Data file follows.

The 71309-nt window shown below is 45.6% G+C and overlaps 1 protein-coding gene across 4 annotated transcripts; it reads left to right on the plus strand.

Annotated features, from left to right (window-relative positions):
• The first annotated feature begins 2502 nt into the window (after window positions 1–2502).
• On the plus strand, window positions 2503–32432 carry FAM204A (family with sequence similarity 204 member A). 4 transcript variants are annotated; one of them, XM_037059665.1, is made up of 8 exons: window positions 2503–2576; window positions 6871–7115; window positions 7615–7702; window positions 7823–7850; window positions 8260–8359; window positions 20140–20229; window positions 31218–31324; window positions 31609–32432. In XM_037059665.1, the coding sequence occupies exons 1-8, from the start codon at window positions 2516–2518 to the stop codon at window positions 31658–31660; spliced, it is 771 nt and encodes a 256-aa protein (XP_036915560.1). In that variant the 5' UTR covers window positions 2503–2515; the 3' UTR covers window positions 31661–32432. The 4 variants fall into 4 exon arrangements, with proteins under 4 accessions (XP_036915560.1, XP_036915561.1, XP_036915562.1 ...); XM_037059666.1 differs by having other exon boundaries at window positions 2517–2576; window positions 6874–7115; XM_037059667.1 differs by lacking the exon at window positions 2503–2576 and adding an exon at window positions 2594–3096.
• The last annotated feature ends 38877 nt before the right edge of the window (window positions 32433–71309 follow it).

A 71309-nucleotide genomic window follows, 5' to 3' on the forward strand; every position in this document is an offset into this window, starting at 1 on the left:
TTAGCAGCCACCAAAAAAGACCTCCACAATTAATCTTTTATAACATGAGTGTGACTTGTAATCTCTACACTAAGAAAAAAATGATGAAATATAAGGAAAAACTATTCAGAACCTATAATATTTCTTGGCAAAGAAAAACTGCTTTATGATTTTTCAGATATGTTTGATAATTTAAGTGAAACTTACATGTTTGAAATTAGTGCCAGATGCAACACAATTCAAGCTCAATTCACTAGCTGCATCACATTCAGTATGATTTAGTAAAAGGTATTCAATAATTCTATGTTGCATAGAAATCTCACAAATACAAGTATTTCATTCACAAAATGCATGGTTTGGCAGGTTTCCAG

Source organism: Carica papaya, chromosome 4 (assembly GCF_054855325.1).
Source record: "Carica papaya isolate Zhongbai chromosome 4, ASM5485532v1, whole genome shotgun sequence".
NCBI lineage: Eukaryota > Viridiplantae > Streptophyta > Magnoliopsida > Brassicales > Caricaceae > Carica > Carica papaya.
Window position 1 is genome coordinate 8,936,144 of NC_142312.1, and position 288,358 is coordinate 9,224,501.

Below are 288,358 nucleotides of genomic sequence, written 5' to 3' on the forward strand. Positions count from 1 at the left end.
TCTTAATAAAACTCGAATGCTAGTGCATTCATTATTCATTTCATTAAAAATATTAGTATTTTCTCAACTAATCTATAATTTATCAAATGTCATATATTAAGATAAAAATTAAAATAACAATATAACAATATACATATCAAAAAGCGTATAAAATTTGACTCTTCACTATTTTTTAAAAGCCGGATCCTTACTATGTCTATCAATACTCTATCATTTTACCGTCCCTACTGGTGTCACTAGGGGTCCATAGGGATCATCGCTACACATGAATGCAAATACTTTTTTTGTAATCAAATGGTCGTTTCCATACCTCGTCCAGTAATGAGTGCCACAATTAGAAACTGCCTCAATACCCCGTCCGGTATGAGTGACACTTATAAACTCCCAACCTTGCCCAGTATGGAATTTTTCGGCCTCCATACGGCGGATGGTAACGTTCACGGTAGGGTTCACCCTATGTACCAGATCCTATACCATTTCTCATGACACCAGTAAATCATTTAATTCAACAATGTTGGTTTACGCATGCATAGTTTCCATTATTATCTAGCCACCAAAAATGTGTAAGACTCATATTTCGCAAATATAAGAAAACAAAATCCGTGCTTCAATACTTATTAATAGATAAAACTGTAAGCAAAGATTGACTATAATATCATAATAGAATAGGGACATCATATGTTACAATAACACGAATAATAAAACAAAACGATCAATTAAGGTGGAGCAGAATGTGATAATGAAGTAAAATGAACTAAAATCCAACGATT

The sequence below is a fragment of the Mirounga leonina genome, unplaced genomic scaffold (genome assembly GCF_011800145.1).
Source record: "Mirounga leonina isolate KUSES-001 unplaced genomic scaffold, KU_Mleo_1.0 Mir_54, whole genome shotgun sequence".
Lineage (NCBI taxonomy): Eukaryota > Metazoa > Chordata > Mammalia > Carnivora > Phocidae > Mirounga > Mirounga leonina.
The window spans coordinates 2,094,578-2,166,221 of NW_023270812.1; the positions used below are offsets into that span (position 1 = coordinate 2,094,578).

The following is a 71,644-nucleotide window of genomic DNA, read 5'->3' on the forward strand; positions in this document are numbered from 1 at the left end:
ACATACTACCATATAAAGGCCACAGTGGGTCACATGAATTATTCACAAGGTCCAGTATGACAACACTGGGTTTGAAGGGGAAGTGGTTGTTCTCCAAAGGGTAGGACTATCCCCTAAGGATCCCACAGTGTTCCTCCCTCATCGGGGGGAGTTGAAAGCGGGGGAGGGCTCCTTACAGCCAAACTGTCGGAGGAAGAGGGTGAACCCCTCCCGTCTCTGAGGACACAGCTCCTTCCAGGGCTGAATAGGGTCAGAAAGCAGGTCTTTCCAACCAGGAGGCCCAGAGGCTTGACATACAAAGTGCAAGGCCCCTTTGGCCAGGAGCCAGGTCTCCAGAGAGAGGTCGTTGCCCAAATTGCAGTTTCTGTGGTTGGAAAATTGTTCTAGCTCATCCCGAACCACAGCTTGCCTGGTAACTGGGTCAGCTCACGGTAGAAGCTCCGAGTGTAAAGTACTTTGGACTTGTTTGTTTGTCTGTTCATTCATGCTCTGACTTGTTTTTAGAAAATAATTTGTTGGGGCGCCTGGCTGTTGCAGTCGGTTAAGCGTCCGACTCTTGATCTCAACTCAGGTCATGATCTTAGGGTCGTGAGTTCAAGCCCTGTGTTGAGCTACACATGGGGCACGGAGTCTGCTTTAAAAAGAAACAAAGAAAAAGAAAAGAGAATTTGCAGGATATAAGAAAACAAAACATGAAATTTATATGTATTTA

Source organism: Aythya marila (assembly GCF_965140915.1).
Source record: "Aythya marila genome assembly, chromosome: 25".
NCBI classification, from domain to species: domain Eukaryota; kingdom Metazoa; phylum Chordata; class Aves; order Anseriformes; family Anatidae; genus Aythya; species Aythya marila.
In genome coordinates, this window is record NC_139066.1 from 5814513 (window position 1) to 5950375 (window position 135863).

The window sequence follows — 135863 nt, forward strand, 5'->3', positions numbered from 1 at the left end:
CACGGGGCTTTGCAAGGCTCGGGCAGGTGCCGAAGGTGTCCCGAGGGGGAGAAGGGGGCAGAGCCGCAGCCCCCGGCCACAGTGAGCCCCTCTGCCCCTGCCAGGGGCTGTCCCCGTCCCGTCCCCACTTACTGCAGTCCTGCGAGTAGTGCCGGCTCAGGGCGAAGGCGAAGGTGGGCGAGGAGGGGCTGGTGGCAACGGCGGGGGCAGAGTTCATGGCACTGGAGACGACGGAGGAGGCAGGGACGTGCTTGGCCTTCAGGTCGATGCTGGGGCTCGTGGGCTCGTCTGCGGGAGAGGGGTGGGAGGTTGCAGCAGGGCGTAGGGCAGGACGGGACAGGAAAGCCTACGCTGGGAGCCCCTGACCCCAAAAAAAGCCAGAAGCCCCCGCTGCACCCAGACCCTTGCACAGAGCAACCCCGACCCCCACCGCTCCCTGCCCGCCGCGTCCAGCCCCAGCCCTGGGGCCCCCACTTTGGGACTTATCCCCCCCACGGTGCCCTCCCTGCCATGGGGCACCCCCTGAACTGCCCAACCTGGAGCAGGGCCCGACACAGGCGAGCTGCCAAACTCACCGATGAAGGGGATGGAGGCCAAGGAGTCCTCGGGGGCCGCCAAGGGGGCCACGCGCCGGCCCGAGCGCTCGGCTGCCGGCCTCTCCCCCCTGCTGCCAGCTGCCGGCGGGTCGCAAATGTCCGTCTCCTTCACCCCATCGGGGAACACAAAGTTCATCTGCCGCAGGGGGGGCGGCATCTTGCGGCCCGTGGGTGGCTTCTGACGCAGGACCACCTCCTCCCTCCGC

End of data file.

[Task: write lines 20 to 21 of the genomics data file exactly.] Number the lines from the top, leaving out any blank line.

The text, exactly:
Source organism: Aythya marila (assembly GCF_965140915.1).
Source record: "Aythya marila genome assembly, chromosome: 25".